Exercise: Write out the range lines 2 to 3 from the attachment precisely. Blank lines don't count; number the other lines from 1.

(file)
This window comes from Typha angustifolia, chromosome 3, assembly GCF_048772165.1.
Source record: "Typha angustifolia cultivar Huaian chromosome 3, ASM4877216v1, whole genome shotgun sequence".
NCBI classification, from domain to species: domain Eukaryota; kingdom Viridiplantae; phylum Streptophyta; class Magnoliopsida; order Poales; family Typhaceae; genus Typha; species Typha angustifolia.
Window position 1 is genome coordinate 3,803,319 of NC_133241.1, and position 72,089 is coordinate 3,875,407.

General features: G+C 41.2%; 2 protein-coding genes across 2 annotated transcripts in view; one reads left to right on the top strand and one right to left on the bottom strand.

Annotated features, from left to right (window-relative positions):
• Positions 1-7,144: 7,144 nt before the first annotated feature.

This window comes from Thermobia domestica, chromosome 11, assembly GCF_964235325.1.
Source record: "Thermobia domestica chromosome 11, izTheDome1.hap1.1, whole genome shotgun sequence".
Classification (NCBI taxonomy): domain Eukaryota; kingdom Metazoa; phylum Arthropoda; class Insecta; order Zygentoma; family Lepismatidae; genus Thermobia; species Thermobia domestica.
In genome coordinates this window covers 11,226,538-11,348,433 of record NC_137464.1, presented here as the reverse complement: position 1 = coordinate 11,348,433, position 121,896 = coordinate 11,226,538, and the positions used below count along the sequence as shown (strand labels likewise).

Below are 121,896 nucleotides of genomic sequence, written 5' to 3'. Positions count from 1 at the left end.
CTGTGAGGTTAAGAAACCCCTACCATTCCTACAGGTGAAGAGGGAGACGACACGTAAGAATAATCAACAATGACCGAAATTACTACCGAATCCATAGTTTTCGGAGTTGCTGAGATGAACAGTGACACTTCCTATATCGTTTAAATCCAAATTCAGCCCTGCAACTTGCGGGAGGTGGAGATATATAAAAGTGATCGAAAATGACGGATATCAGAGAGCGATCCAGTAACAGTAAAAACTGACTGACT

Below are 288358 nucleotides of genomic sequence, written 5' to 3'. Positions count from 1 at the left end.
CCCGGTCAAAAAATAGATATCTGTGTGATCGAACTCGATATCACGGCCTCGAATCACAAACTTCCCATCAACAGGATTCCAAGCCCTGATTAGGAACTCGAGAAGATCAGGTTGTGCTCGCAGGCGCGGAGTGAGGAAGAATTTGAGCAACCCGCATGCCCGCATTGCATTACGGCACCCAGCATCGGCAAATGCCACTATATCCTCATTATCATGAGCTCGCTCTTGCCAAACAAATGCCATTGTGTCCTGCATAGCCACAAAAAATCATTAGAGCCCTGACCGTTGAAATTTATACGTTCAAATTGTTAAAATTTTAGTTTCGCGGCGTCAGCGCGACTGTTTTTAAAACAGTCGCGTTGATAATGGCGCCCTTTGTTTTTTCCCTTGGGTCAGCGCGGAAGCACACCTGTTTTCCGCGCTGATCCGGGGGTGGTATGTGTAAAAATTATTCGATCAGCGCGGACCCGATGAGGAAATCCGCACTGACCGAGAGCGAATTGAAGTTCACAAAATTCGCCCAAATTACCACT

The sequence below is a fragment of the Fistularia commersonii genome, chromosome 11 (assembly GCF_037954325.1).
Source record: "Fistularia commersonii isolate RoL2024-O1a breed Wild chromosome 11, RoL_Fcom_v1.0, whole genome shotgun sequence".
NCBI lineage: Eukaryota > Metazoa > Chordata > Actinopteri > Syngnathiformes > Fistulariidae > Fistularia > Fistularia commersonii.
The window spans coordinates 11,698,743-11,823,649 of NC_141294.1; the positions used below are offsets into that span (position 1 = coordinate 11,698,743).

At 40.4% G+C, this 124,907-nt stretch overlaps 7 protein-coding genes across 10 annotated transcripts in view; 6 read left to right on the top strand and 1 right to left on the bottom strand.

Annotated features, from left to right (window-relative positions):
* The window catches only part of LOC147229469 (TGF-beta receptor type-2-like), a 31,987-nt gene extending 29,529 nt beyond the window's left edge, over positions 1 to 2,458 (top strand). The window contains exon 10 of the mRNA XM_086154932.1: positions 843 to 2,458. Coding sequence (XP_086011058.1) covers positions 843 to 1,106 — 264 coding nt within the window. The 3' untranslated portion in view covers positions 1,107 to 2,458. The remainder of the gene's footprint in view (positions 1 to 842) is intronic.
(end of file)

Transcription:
Source record: "Typha angustifolia cultivar Huaian chromosome 3, ASM4877216v1, whole genome shotgun sequence".
NCBI classification, from domain to species: domain Eukaryota; kingdom Viridiplantae; phylum Streptophyta; class Magnoliopsida; order Poales; family Typhaceae; genus Typha; species Typha angustifolia.